Letters, Poems 1953-1956 by Robert Duncan

by Edited and With an Afterward by Robert J. Bertholf. Flood Editions, P.O. Box 3865 Chicago, Illinois 60654-0865. www.floodeditions.com

Book Review by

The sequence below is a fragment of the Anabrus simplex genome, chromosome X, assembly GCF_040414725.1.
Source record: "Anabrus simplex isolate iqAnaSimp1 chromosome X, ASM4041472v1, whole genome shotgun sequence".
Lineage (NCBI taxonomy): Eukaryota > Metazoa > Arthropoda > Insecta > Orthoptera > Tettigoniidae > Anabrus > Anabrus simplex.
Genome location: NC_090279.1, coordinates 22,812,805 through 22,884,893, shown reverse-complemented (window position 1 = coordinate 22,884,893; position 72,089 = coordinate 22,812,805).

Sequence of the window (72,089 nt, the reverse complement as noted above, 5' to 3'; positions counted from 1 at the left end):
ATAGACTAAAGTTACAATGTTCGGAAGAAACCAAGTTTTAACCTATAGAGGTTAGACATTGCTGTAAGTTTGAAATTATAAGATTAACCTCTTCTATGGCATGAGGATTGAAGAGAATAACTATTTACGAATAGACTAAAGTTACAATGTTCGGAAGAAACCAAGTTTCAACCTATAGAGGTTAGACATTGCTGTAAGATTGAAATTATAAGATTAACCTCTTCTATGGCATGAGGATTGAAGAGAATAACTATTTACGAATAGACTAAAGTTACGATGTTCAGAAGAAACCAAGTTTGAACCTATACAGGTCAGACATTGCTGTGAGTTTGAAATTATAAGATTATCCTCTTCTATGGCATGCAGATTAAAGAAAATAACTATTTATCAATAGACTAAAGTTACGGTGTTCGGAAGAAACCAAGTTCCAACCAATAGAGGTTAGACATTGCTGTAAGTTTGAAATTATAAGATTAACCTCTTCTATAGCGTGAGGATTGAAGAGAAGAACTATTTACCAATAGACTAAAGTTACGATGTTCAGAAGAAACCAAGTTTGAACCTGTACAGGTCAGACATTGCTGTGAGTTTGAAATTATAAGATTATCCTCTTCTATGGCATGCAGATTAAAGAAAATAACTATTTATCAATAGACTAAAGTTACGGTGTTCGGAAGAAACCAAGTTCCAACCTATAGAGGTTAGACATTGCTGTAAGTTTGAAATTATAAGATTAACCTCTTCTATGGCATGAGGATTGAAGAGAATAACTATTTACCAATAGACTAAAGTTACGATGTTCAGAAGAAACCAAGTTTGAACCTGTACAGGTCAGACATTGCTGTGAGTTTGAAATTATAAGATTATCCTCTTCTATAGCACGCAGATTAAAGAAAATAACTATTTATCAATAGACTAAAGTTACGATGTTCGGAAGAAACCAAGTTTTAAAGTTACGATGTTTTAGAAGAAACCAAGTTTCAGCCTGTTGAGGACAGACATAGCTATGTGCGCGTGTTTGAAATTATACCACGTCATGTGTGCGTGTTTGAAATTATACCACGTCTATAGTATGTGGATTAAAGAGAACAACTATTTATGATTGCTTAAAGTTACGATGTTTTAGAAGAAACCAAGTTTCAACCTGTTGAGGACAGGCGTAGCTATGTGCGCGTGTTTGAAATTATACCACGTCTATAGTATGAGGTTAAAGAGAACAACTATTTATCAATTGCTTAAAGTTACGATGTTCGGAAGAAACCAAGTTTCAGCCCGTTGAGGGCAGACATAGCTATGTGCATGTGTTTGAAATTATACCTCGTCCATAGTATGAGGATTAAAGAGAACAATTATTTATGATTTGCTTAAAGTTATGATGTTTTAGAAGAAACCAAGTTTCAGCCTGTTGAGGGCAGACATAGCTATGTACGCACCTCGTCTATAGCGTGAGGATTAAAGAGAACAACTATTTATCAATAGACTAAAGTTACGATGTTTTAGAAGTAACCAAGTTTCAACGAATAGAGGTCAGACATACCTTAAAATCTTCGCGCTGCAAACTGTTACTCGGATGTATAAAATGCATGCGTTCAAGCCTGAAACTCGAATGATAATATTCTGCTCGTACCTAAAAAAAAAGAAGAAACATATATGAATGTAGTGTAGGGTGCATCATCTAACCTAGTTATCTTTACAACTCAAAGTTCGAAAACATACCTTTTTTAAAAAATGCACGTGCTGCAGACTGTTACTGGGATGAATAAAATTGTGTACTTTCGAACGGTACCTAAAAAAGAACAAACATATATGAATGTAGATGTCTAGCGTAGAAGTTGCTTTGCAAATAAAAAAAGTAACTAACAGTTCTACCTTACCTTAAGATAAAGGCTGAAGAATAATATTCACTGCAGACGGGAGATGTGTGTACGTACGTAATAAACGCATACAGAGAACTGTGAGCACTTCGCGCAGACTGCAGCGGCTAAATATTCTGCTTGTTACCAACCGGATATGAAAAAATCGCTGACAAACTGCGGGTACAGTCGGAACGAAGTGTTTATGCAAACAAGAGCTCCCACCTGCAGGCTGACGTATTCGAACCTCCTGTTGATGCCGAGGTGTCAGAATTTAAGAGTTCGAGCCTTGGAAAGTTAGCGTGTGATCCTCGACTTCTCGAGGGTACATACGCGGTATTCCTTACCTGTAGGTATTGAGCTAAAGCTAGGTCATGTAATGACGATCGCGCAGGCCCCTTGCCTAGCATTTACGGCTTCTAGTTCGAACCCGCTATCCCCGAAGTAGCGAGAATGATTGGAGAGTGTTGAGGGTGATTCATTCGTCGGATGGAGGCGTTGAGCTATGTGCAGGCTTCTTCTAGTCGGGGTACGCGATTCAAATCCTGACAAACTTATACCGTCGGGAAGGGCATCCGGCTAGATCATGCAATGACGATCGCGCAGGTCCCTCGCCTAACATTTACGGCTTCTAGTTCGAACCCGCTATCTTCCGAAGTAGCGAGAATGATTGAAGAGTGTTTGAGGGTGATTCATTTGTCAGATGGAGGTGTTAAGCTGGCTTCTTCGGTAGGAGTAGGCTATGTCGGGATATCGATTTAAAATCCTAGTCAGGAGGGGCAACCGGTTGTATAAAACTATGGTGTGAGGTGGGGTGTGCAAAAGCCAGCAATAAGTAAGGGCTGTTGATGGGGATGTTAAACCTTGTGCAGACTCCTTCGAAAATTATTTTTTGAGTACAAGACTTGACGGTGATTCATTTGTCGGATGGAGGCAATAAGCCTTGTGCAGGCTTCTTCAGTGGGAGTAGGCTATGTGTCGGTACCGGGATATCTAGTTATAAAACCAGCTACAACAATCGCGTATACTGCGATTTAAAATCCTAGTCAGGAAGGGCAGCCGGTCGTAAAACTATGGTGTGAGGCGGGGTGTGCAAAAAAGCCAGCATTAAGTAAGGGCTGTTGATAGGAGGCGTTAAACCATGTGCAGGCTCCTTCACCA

Let’s leave the this and that of academics and critic mumbles in the cloistered and protected and predictable classrooms of poetry and come upon this book. I suppose Robert Duncan is a way a ways from the immediacy of small press poetry and I suppose all readers of poetry have heard the name, read the work and made the decision, one way or the other, about literary direction, small press or the other camp(s) of small press. Let’s not pretend that all poetry is not other than small press poetry. All fair. All fair. In this book, a handsome, sensitive, reissue of Duncan’s book originally published in the 1950s (before the Opening of the Field) one locates that kernel, sand, magic that invigorates the mind and heart to poetry, no matter what form the poem might in the end manifest. The matter of love informs this work and if you are inclined to love, ever, at all, or on occasion, this is an ignition. The matter of poetry informs. The muse here is a fact! It is difficult to be unmoved. Facts arrive. Great books of poems remain grand. Shelley is as immediate as the relentless, invigorating snowstorms of Buffalo, New York! With the distance time has allowed, Duncan becomes like Keats and Shelley, Browning and Duncan’s mentor, Pound, a being, a poet moved by the forces of poetry, able to harness and adorn with words that spirit that rules all poems. With this book, this historical record and the poetry it is, Robert Duncan enters The Poetry Hall of Fame and honored we are, those all of use who labor each day with words, that such poetry exists to inspire and quench various thirsts and that editors and publishers recognize just that and provide a map to this nourishment.